It all began with a blank sheet of paper. Sitting round the table were thirteen dancers from Rosas, choreographer Anne Teresa de Keersmaeker, four actors from the theatre group STAN and the four musicians who make up Aka Moon. Gerardjan Rijnders, a writer, listened to the answers they gave to the questions he threw at them. "What worries you about the next millennium? What hope does it give you? What are we leaving behind? Where are we heading? What can disrupt the harmony around us? If you had to describe a role you'd like to play, what kind of character would you invent?"
The writer took notes. In the answers he was given, people's worries came to the surface more quickly than their hopes which were more difficult to formulate. The actors were in their element, because their work is about words. Sometimes they gave answers with fragments of texts they like and that are relevant. Used to discussing things, their language is precise and their expressions fluent. It is evident that language is a tool for them - every word counts.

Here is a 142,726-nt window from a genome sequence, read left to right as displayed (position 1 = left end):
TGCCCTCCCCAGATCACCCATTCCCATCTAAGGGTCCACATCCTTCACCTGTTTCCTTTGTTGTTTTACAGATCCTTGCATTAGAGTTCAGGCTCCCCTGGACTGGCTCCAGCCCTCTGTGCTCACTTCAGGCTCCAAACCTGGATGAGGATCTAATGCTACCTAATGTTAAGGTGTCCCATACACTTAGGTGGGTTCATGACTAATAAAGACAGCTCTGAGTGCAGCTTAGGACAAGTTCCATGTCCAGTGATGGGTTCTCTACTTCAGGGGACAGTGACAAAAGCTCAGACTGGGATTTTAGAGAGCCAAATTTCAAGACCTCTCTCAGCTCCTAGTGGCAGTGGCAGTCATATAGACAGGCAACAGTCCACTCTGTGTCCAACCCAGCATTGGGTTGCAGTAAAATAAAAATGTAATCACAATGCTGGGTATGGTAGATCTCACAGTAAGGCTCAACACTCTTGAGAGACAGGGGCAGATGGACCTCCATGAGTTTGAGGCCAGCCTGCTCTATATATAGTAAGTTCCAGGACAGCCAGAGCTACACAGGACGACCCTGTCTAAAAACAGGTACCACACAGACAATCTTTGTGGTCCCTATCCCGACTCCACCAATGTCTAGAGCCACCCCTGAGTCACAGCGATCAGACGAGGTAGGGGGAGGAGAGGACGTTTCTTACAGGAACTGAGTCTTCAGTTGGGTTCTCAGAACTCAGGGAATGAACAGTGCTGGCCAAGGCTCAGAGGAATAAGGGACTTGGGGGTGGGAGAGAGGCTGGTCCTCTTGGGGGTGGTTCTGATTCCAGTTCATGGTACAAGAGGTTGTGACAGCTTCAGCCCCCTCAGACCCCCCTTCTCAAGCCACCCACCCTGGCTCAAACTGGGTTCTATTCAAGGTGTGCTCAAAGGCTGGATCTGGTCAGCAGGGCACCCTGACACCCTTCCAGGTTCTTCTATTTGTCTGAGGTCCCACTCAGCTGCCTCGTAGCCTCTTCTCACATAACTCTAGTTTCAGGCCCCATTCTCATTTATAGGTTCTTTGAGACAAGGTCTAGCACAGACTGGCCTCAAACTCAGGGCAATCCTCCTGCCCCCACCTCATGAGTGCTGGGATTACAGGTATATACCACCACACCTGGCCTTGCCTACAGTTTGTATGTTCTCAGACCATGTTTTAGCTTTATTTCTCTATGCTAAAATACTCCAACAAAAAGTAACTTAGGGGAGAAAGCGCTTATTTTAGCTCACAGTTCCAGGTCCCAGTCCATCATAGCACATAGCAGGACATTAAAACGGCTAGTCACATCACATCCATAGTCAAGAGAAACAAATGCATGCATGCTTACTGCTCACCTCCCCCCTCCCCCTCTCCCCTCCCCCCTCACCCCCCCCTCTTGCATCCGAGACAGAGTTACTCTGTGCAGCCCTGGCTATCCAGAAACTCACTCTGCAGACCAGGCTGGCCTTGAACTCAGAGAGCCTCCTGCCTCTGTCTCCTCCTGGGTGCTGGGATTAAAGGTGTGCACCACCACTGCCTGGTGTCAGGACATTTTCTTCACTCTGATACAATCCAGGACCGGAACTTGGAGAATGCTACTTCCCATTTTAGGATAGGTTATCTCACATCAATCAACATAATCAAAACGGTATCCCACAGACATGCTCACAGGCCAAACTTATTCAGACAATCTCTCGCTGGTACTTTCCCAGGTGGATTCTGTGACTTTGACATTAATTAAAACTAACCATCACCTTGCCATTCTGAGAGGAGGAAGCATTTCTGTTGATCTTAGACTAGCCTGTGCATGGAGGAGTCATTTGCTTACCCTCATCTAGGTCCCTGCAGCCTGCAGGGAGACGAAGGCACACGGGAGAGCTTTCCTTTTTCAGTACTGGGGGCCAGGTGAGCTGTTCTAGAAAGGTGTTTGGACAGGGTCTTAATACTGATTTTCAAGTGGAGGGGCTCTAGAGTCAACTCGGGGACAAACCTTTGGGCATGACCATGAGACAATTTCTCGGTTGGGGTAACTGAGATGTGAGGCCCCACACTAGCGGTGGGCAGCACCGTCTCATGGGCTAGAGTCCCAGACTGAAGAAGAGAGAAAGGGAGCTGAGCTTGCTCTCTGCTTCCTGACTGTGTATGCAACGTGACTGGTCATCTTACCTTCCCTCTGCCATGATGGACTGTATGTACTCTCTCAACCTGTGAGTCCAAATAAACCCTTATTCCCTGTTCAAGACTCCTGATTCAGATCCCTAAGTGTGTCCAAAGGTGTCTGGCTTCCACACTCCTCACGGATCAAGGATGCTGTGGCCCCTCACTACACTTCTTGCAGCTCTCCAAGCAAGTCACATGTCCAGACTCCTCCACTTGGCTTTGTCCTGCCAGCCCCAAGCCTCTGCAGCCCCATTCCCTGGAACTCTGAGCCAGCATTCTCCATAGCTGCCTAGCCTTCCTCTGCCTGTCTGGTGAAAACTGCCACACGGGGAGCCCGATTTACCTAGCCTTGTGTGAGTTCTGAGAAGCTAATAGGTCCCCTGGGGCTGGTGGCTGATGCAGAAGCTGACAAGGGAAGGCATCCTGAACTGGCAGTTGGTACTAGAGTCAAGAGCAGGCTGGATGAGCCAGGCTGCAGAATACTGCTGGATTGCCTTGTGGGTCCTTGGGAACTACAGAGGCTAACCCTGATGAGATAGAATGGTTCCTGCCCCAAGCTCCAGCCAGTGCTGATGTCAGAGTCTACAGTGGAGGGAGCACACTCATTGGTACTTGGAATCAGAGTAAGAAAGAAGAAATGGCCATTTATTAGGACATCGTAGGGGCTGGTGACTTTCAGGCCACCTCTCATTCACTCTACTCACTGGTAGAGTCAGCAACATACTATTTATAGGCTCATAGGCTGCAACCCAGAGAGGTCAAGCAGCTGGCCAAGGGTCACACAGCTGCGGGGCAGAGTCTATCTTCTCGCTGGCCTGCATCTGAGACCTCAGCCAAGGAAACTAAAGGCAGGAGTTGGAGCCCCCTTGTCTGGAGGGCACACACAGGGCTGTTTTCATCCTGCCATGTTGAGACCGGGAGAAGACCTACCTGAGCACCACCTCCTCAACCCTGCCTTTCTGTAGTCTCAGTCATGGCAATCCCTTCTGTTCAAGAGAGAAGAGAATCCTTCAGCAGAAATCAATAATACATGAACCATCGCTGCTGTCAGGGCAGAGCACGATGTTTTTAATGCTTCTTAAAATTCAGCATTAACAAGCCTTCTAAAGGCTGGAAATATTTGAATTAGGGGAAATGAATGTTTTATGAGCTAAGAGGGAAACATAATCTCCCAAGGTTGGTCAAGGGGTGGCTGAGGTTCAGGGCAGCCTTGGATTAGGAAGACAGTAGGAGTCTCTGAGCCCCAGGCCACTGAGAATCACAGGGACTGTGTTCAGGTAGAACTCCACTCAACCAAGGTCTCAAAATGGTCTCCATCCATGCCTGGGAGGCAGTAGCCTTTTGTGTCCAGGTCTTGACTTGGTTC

The actors are Frank Vercruyssen, Damiaan De Schrijver and Jolente De Keersmaeker. They formed their company of actors, STAN, in 1989 when they left the Antwerp Conservatoire and were joined later by Sara De Roo. One of the principles of their work is that they are all equal. They rejected the idea of an omnipotent director and have always directed themselves, making use of their strengths and weaknesses. For them, selecting a text is a political act in which they tackle a writer's cutting political commitment. More than serving him in the traditional meaning of the word, they talk things through with him. On stage, none of them hesitates in sharing their point of view and their contrasting visions of things encourage, outside the text, a discussion that brings to light different ways of interpreting it and its possible contradictions. As far as they are concerned, things have more than one meaning. STAN (Stop to Think about Names) has a horror of dogma. The group prefers to involve the public in the richness of the debate that takes place in rehearsals rather than merely offering a cut and dried end product. What is more, far from being a closed group, the members of STAN often invite actors from other Belgian and foreign companies to perform with them.